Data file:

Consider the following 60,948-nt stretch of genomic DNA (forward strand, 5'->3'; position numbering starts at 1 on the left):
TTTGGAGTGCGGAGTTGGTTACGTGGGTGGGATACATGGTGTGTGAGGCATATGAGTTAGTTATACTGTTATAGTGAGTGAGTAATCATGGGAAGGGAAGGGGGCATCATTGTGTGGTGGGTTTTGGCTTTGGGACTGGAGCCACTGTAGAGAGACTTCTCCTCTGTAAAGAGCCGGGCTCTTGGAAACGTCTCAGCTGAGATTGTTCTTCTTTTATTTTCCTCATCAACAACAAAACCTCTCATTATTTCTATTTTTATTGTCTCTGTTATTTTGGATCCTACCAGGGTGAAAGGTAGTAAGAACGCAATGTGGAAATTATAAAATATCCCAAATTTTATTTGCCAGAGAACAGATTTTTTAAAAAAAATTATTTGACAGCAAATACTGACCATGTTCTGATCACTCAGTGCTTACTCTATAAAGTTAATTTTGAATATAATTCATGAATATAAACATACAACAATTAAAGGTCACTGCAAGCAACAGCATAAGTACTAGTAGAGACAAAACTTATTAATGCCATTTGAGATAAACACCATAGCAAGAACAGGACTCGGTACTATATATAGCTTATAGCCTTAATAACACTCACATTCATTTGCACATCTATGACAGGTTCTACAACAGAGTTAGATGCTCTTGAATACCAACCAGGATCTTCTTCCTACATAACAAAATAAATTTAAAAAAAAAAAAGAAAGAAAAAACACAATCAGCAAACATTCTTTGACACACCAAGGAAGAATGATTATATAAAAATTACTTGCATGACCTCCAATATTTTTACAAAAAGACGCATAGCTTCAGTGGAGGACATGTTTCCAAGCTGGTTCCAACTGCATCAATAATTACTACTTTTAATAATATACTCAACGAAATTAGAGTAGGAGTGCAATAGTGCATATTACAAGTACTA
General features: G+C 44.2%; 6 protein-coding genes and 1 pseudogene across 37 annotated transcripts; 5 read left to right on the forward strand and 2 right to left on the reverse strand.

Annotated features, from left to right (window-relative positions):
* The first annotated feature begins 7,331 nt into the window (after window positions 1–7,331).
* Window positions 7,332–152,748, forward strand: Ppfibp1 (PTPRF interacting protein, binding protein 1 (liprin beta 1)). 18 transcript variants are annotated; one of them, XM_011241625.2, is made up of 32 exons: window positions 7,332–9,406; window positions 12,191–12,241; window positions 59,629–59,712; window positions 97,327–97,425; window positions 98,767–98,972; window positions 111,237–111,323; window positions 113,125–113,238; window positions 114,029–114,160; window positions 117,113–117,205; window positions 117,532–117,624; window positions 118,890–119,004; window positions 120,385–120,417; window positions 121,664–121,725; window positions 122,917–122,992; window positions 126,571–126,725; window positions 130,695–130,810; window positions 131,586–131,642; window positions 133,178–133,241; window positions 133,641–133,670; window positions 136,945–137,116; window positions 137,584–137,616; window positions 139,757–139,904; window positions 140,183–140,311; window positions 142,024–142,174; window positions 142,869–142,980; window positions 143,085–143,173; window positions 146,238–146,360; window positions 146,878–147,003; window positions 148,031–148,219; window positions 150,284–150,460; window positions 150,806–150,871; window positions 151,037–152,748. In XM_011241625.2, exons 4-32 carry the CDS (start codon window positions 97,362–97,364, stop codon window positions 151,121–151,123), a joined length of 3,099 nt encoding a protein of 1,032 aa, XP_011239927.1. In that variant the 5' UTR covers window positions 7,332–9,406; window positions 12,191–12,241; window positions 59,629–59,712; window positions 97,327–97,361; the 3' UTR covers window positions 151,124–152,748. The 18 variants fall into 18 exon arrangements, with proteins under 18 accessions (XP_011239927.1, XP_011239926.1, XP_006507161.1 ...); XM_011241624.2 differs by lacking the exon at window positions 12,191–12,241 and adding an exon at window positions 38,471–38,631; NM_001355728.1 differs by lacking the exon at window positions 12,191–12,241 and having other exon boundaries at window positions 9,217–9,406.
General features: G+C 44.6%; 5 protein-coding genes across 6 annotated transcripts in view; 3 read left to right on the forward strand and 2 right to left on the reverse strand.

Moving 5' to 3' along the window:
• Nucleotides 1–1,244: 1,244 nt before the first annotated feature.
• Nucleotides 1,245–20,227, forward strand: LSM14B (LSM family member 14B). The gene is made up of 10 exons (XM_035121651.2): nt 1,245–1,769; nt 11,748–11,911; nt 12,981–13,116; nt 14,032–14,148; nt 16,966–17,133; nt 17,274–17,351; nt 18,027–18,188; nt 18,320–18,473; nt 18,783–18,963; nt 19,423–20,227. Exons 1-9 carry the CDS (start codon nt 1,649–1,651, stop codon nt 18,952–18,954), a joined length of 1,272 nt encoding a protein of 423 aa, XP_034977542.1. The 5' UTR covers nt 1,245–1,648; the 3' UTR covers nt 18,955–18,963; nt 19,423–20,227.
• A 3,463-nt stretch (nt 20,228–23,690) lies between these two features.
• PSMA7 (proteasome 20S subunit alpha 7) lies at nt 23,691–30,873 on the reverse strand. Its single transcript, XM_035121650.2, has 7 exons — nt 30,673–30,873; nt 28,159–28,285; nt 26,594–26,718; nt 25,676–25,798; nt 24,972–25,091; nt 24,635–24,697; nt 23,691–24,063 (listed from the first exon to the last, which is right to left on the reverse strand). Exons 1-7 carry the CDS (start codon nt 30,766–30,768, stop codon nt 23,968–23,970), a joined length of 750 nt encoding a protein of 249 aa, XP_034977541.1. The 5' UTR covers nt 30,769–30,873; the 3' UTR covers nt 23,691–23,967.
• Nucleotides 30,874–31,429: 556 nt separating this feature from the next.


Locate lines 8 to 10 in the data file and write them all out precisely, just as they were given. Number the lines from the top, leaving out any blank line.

Moving 5' to 3' along the window:
• Nucleotides 1–1,244: 1,244 nt before the first annotated feature.
• Nucleotides 1,245–20,227, forward strand: LSM14B (LSM family member 14B). The gene is made up of 10 exons (XM_035121651.2): nt 1,245–1,769; nt 11,748–11,911; nt 12,981–13,116; nt 14,032–14,148; nt 16,966–17,133; nt 17,274–17,351; nt 18,027–18,188; nt 18,320–18,473; nt 18,783–18,963; nt 19,423–20,227. Exons 1-9 carry the CDS (start codon nt 1,649–1,651, stop codon nt 18,952–18,954), a joined length of 1,272 nt encoding a protein of 423 aa, XP_034977542.1. The 5' UTR covers nt 1,245–1,648; the 3' UTR covers nt 18,955–18,963; nt 19,423–20,227.